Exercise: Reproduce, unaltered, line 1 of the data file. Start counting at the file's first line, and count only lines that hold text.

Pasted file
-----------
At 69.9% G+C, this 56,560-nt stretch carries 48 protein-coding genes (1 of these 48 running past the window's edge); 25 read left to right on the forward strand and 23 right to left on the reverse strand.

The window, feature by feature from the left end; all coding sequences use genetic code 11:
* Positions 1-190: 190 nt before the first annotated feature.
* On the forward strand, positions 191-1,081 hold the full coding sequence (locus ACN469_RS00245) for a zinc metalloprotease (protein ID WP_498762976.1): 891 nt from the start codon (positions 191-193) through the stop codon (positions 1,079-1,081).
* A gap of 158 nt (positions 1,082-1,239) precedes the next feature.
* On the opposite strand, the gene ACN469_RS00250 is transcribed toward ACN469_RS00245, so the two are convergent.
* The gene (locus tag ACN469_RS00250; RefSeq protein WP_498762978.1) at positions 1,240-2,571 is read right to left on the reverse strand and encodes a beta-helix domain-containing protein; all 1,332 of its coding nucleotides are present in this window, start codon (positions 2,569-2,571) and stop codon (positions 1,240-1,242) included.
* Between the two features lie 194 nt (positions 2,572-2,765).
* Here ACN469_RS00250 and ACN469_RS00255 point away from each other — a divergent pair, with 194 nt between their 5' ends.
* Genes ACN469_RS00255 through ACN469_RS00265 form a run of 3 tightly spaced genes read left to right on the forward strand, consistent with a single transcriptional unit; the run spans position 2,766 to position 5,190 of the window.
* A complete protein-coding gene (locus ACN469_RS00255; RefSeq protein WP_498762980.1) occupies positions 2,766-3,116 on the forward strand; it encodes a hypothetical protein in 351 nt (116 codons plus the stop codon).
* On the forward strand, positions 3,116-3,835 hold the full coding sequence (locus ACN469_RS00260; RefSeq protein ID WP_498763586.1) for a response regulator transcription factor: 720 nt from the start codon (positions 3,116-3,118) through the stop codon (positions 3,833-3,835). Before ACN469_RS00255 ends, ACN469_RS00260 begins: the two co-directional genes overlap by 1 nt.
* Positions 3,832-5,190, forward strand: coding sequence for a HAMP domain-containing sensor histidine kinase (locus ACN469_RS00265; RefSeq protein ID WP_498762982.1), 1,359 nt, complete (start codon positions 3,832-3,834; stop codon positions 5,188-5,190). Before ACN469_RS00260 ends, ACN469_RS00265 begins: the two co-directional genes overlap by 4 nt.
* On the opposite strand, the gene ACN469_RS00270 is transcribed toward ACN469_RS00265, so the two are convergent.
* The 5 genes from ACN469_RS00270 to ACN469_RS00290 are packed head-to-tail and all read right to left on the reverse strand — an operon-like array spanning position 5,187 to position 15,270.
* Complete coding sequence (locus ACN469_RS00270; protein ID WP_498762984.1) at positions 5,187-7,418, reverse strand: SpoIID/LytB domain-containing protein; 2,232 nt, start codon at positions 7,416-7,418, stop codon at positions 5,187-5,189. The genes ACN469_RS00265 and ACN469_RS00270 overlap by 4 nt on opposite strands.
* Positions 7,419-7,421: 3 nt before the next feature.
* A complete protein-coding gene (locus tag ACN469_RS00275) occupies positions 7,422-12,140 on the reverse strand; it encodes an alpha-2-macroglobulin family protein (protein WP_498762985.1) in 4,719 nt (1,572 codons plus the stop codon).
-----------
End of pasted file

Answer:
At 69.9% G+C, this 56,560-nt stretch carries 48 protein-coding genes (1 of these 48 running past the window's edge); 25 read left to right on the forward strand and 23 right to left on the reverse strand.